ART. VIII. Church-of-Englandism and its Catechism examined : preceded by Strictures on the Exclusionary System, as pursued in the National Society's Schools: interspersed with parallel views of the English and Scottish Established and Non-estab lished Churches and concluding with Remedies Proposed for Abuses Indicated: and an Examination of the Parliamentary System of Church Reform lately pursued, and still pursuing: including the proposed New Churches. By Jeremy Bentham, Esq. Bencher of Lincoln's-inn, and late of Queen's-college, Oxford, M. A.
FEW persons have derived more advantage from the choice of an almost open subject than Mr. Bentham. Before him scarcely any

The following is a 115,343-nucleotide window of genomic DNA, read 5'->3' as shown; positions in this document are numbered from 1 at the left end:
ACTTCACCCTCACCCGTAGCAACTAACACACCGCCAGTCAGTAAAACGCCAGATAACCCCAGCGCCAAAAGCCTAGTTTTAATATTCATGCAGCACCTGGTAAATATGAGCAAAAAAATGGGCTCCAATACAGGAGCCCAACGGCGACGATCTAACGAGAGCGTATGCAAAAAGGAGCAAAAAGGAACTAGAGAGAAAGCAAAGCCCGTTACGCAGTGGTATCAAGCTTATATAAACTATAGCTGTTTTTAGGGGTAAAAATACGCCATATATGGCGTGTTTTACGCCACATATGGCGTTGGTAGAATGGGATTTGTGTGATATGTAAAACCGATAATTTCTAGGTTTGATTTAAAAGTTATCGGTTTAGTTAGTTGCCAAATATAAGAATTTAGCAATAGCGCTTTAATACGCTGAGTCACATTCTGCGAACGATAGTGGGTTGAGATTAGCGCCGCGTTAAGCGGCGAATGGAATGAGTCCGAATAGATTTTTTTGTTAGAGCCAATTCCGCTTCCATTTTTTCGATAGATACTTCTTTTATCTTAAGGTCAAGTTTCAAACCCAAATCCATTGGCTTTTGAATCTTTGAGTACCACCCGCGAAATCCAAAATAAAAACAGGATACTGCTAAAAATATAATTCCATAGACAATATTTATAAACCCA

any one had aspired to write methodically on legislation, and by treating it systematically to raise it to the rank of a science. The works of Montesquieu and Beccaria, replete as they are with the profoundest original thinking, and deep insight into the frame of human society, are, in fact, only collections of discursive and unconnected essays; and though they furnish a rich mine of materials for such an undertaking, yet they do not aim at a complete elucidation of those principles on which political institutions are founded, and on which all legislative enactments should proceed. Mr. Bentham, however, made this attempt, and being possessed of unwearied industry, considerable ingenuity, and no small confidence in his own powers, he erected a system which was to comprize within its limits the whole of human nature, and to be ` applicable to every case that could arise upon the surface of the earth. There was something imposing in the vastness of the design, as well as in the bold pretensions of the redacteur; and as there existed no acknowledged standard with which to compare his principles, many of those who shunned the fatigue of thinking for themselves have been in the habit of looking to the Traités de Législation, and the Théorie des Peines et des Récompenses as the only depositories of the principles of human government.